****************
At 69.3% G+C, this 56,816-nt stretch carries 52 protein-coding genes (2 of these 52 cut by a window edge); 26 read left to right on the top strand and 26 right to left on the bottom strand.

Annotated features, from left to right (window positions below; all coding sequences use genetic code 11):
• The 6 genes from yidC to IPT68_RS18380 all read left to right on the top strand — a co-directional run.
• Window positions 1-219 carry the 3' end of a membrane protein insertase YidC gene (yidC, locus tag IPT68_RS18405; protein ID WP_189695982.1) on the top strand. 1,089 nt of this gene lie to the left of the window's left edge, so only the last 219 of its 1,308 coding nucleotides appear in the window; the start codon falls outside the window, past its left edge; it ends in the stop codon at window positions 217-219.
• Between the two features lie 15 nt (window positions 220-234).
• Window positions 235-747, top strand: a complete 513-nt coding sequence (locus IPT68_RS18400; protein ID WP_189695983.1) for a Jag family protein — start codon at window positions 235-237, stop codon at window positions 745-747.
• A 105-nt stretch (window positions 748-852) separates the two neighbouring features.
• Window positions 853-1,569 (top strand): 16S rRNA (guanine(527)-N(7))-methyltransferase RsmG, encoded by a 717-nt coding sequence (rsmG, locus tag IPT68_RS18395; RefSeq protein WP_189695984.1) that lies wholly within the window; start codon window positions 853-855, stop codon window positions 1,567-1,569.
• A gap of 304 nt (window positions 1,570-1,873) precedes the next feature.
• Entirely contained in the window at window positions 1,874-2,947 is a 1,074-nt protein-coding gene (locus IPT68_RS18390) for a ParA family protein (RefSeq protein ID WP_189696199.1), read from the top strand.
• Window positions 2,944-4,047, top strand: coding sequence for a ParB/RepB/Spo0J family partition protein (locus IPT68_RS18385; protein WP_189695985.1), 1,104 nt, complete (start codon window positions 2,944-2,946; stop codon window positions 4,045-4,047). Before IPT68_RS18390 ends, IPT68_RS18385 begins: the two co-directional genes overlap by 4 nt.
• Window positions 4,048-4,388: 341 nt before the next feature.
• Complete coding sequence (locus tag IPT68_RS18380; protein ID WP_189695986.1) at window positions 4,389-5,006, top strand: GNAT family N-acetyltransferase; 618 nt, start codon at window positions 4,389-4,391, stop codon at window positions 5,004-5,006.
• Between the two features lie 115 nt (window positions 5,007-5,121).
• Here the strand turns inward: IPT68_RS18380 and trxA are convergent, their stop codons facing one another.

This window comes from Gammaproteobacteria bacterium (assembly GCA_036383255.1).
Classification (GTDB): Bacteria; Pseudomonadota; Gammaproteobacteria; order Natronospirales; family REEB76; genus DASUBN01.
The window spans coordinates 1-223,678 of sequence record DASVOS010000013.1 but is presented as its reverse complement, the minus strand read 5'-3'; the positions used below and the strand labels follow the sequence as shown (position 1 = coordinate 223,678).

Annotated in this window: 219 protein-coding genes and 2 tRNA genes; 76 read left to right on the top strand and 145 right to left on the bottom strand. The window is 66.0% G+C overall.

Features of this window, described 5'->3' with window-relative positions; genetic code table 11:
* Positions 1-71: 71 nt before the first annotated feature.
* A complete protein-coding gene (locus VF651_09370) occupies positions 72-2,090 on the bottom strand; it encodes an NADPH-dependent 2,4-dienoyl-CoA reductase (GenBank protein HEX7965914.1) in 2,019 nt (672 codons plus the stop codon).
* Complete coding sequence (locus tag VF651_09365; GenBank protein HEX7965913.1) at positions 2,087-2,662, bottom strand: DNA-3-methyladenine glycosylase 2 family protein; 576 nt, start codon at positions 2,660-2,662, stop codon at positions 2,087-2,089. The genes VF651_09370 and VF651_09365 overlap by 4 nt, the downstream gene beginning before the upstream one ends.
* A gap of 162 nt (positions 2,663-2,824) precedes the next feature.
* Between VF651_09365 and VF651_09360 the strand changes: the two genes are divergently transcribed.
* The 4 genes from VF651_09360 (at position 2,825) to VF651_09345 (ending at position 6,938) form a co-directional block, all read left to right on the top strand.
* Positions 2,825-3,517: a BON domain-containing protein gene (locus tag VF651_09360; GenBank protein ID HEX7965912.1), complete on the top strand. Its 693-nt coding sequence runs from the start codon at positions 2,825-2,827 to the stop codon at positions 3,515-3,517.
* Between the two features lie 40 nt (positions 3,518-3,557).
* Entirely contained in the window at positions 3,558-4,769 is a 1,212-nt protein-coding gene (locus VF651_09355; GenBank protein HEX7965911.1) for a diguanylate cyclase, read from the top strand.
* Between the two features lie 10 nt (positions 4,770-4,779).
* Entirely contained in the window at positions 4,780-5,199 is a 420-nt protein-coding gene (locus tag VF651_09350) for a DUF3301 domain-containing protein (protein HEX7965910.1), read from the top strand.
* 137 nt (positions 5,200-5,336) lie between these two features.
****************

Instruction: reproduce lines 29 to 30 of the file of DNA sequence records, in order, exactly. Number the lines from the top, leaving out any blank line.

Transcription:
* Entirely contained in the window at positions 3,558-4,769 is a 1,212-nt protein-coding gene (locus VF651_09355; GenBank protein HEX7965911.1) for a diguanylate cyclase, read from the top strand.
* Between the two features lie 10 nt (positions 4,770-4,779).